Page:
Mating Pearl Crescents

Pearl Cresent

Tall Bellflower

Eastern Comma

The tiny flowers of Virginia Knotweed.

Certainly not the most aesthetic setting, a Zebra Swallowtail lands in our canoe just as we finish a paddle on Paint Creek, (Donna).

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Where there are butterflies and moths there are caterpillars and no one is better at spotting them than my wife.

Brown-hooded Owlet, (Donna).

Monarch caterpillar, (Donna).

Orange Dog (Giant Swallowtail caterpillar), (Donna).

Another look.

Black Swallowtail caterpillar showing horns. Horns extend when head is touched lightly. Donna).

Without horns protruding, (Donna).

Sycamore Tussock Moth caterpillar, (Donna).

Milkweed Tussock Moth caterpillars, (Donna).

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We would be remiss if we didn’t acknowledge some of the birds that continue to charm us as we walk through the woods of central Ohio.

Male Goldfinch, (Donna).

This time of year False Dragonhead can be seen along the shore of Griggs Reservoir.

A Ruby throated Hummingbird checks out the Bull Thistle at Battelle Darby Creek Metro Park, (Donna).

Woodland Sunflowers offer a splash of color in the woods along the Scioto River.

A Tufted Titmouse checks Donna out as she attempts to take it’s picture.

Indigo Bunting, Battelle Darby Creek Metro Park.

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So what was I doing while my wife was taking so many excellent photographs in central Ohio? Fishing in Michigan of course.

This nice Largemouth Bas went swimming right after posing for this picture.

Fishing at sunset on Devoe Lake, Rifle River Recreation Area.

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If time spent in nature speaks to the essence of your being, your soul, you have riches greater than any material procession can offer. A wealth that grows in health, spirit, and the awareness of being part of the greater mystery. Thanks for stopping by.

 

 

A First Sighting

Each year it’s a happy time when we again realize that while increased leaf cover and more secretive nesting behavior may make birds harder to observe other beautiful and fascinating things have taken their place. The other things that enchant, as we explore area parks, are the butterflies and dragonflies.

These creatures are a lot like small birds in the sense that you must get close up and personal in order to really appreciate them. At a distance they look like just another LBFI. For starters an essential tool is a pair of close focus binoculars, minimum focus distance of 6 – 7 ft. If you are like me that may soon give way to the desire to photograph them either as an aid to identification or for the record. That’s when you really start to notice how fascinating and beautiful they are. The next thing you may notice is their behavior like the pond surface tapping of a female dragonfly depositing eggs or the unique flight patterns of various butterflies. The more you observe and learn the more enchanting it all becomes.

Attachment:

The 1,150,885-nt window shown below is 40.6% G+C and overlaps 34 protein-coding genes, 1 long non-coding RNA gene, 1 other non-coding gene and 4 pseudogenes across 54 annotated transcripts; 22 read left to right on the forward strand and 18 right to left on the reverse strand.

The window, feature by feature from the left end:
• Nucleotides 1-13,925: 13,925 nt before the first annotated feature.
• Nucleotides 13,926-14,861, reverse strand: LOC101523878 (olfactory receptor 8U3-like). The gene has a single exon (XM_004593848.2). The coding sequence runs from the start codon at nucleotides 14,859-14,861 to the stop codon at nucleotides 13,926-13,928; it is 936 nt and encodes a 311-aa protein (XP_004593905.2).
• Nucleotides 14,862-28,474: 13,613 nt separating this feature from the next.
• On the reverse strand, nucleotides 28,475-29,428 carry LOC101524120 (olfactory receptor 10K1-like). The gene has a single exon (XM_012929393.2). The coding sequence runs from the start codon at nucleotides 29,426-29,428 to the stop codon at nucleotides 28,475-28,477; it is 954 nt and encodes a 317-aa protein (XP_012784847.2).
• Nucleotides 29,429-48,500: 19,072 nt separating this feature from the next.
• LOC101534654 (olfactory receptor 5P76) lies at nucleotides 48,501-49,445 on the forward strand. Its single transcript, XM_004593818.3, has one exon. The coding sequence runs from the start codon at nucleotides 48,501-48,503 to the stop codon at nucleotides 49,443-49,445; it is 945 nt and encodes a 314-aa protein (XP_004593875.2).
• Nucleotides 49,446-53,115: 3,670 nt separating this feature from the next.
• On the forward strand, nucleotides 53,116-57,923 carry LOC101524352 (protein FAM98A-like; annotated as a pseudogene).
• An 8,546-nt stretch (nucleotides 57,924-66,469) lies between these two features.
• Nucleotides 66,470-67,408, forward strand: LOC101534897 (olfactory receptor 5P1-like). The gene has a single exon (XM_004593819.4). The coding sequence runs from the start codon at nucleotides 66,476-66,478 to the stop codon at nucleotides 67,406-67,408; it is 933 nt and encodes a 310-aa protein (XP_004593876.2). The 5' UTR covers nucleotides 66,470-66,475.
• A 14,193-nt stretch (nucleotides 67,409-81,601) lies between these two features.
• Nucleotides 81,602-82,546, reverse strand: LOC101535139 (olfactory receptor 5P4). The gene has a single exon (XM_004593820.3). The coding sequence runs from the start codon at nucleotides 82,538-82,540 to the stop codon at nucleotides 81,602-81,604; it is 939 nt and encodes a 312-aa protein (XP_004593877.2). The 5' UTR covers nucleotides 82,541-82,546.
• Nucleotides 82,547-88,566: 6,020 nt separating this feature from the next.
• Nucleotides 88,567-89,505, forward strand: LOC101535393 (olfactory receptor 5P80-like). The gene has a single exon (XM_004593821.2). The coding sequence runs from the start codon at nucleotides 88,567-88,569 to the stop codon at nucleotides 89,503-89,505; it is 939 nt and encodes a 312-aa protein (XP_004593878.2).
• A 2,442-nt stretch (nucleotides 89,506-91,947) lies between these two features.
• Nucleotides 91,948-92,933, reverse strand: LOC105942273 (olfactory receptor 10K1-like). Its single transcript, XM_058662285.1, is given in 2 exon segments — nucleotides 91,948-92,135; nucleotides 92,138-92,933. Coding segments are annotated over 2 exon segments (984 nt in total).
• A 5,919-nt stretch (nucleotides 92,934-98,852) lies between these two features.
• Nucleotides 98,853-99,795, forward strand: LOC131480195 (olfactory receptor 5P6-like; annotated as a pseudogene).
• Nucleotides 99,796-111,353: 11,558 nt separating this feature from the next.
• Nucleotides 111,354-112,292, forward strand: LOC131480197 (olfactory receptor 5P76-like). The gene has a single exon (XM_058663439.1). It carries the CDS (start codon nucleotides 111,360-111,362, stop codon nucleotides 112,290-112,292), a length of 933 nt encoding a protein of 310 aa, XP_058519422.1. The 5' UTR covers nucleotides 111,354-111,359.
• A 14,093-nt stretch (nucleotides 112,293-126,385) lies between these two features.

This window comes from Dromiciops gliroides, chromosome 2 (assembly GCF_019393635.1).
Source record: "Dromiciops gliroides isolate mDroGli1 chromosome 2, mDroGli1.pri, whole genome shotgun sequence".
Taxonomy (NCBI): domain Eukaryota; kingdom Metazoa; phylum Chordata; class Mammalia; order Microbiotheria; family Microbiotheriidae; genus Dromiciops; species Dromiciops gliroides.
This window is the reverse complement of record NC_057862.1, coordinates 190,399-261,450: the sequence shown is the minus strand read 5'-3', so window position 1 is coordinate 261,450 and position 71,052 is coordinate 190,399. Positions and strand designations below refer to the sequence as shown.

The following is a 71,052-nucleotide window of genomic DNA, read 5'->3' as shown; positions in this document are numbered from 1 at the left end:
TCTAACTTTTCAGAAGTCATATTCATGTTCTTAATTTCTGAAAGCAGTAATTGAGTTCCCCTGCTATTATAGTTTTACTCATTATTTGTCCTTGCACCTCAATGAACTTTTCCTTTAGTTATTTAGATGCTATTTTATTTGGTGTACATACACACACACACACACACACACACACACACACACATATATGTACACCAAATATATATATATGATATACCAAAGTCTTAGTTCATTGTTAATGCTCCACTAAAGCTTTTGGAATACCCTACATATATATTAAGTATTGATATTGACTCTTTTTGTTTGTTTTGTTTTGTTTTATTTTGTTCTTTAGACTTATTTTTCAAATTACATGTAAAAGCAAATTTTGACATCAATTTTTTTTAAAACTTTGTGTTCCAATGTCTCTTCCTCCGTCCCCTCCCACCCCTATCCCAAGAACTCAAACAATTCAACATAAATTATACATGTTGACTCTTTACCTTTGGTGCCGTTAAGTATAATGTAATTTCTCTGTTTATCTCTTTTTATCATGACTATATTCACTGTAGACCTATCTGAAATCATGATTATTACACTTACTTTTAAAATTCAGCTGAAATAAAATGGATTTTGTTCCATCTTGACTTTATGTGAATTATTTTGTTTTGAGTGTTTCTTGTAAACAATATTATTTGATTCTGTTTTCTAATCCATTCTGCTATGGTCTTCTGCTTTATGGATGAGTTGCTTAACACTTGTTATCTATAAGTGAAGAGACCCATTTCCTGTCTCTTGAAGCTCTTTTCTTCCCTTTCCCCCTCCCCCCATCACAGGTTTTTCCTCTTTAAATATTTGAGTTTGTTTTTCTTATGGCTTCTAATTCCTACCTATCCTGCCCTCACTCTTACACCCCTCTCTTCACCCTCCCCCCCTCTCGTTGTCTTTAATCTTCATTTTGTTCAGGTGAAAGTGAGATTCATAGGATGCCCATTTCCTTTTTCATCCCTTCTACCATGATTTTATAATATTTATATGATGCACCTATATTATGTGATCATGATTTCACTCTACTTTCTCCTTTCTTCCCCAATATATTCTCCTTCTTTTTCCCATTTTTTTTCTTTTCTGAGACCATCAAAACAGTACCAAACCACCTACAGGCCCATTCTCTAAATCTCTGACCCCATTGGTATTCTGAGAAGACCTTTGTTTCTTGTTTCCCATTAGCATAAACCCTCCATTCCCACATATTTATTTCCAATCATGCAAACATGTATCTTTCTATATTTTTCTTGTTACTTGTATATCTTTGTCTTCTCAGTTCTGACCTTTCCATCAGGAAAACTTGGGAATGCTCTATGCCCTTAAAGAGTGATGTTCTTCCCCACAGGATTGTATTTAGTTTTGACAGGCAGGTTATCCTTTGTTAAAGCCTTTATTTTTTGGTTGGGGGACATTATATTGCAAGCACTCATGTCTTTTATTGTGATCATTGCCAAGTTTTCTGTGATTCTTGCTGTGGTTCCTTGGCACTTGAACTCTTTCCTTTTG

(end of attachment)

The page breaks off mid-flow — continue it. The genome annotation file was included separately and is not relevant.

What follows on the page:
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Dragonfly heaven, Prairie Oaks Metro Park.

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That’s not to say that we’ve given up on the birds. During recent insect outing I was hoping for a good shot of an Indigo Bunting but the one seen was just a little too far away.

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Again too far away for a good picture but it is an Indigo Bunting.

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A few other birds were a little closer.

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A Brown Thrasher plays hide and seek in the leaf cover.

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Certainly not trying to hide, this singing Protonotary Warbler was amazing hard to find but once spotted hard to ignore. It’s cavity nest wasn’t far from this perch.

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Gradually as we work our way through June the bulk of nature’s activity increasingly revolves around the insects. A major menu item for many of the now stealthier birds, it’s impossible to ignore them while exploring areas such as Darby Bend Lakes in Prairie Oaks Metro Park. On a recent outing dragonflies and damselflies seemed to be everywhere and was made all the more exciting when a dragonfly that my wife spotted turned out to be the first recorded sighting in central Ohio!

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Double-striped Bluet, (Donna).

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Smaller than a Halloween Pennant a beautiful Calico Pennant poses for the camera.

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Damselflies often are seen flying among the leaves of low lying bushes making them easy prey for the orb weaver spider.

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Female Blue-ringed Dancer

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Damselflies can be friendly.

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Powdered Dancer

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Blue-fronted Dancer.

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Male Ebony Jewelwing, (Donna).